How to keep the study of this book enjoyable and fresh, while still true to the text?
During my almost two months in the US in May and June, I visited not a few congregations. Some I reported to, others I visited. Of those, perhaps a dozen or more, three were studying the book of Acts in their classes.
Considering there are 66 books in the Bible, it would seem that this observation of mine would be statistically significant. Acts is the book churches study most.
Though I wouldn’t put it in such terms, that someone has called the book of Acts the “hub of the Bible” testifies how highly the brotherhood regards this history of the church.
And important it is. We believe the Bible reveals, among other things, the pattern of faith, practice, and mission for the church. In it we find what to do and, often, how to do it. From start to finish, the Bible gives us the model for reproducing in ourselves the life of Christ.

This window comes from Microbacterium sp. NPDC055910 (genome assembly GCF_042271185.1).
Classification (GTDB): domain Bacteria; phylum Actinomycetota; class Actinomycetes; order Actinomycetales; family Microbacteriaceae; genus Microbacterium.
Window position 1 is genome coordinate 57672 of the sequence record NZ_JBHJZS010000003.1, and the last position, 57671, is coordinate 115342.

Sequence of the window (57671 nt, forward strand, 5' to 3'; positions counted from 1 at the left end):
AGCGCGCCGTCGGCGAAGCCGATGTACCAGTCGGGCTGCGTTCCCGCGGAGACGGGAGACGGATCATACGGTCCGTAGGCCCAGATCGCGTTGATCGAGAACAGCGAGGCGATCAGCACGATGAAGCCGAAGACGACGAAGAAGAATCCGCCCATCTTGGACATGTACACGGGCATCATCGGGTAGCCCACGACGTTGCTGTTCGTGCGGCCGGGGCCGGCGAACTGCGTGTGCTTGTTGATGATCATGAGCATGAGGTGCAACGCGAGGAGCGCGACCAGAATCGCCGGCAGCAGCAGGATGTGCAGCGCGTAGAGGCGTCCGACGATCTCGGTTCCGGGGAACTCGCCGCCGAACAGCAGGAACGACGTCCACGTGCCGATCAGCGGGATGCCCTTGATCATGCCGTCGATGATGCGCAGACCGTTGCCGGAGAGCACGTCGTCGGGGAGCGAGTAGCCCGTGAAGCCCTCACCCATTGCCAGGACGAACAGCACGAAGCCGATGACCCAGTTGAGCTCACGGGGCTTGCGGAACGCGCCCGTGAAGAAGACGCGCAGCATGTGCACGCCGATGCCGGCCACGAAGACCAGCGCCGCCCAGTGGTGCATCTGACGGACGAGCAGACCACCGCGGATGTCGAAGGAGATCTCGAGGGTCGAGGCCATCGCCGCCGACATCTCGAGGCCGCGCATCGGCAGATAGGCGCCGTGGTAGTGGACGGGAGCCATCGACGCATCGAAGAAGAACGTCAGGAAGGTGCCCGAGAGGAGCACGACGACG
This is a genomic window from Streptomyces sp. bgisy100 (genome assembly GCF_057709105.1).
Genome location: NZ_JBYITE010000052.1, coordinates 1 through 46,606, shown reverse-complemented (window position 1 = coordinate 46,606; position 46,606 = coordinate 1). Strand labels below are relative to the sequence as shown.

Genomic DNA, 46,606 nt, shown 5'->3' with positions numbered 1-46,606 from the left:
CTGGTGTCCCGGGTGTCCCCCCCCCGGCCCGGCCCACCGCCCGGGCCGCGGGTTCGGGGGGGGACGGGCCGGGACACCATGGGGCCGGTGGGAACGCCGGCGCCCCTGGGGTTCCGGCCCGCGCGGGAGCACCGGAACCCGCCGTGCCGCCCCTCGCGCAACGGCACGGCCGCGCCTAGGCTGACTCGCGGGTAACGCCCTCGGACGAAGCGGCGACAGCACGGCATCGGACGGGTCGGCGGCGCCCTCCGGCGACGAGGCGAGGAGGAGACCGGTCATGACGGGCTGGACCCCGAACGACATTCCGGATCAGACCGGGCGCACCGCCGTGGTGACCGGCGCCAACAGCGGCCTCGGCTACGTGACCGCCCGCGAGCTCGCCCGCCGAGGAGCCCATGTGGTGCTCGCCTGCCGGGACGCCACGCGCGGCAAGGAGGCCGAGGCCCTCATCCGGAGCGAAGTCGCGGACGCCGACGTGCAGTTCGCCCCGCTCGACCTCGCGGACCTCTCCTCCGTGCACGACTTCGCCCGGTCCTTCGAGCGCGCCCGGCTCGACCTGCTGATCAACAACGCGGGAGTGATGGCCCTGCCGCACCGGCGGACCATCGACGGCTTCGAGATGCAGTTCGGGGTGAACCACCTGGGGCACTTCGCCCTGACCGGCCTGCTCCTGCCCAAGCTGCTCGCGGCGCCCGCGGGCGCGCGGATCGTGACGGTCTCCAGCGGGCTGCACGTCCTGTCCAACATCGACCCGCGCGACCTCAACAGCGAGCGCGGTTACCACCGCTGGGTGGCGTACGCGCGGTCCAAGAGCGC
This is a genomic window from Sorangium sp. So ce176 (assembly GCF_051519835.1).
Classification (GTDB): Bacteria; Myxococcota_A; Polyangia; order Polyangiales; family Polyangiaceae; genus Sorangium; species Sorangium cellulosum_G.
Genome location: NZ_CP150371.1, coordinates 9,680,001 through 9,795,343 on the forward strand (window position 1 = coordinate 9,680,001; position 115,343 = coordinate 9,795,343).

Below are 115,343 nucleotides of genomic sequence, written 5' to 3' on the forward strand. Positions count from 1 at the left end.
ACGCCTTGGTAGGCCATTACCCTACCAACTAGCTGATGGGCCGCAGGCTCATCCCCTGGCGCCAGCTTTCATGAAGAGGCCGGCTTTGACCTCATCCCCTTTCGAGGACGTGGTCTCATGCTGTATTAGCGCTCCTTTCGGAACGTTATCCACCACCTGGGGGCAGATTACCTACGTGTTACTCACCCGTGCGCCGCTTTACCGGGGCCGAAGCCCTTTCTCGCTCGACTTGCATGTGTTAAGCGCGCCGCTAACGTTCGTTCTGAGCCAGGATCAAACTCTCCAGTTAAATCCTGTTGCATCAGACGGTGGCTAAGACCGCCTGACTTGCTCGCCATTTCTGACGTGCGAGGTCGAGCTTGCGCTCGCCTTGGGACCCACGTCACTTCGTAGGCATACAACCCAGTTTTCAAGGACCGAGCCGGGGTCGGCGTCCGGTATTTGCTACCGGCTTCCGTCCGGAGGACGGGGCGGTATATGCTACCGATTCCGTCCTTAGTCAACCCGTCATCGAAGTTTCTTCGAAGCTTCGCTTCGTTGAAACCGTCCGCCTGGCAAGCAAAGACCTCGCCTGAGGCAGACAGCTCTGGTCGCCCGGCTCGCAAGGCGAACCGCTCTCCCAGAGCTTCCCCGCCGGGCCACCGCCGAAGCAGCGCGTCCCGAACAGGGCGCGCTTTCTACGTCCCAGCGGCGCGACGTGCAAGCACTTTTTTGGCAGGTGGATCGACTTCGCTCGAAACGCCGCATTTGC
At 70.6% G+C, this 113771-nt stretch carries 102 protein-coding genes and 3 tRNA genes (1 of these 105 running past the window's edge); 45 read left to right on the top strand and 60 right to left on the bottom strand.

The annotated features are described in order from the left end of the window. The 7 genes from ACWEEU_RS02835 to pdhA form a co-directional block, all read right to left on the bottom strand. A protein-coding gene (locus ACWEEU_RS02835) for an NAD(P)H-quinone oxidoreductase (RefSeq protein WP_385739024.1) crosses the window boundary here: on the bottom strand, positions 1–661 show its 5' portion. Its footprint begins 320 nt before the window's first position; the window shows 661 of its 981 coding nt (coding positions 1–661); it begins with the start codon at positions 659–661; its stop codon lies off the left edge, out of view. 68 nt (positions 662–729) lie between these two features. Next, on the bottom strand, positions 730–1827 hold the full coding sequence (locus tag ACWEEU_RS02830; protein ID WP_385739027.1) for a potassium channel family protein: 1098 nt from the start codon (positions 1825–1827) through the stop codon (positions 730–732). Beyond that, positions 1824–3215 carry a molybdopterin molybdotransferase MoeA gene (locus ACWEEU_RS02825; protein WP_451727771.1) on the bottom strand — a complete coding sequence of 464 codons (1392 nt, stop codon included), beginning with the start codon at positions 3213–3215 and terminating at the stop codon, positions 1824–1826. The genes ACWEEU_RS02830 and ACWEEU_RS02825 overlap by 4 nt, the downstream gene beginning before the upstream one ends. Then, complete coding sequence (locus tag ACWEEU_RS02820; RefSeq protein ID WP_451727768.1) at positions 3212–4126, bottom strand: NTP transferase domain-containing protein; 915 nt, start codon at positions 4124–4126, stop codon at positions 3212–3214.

A large chunk of that model is found in the book of Acts, where the church begins, where it develops, and where it reaches to the far ends of the earth.
So we study the book of Acts, and often.
The challenge is how to keep the study of Acts enjoyable and fresh, while still true to the text.
UPDATE: Brother Eichman’s book described below is no longer available.
Phillip Eichman offers one option: his book, The Disciples Share the Good News. The book is based on the natural divisions in Acts. Studying in this way helps to maintain the context and also see the story of Acts as Luke told it.
A new quarter is coming up soon. Maybe this is the help you’ve been looking for!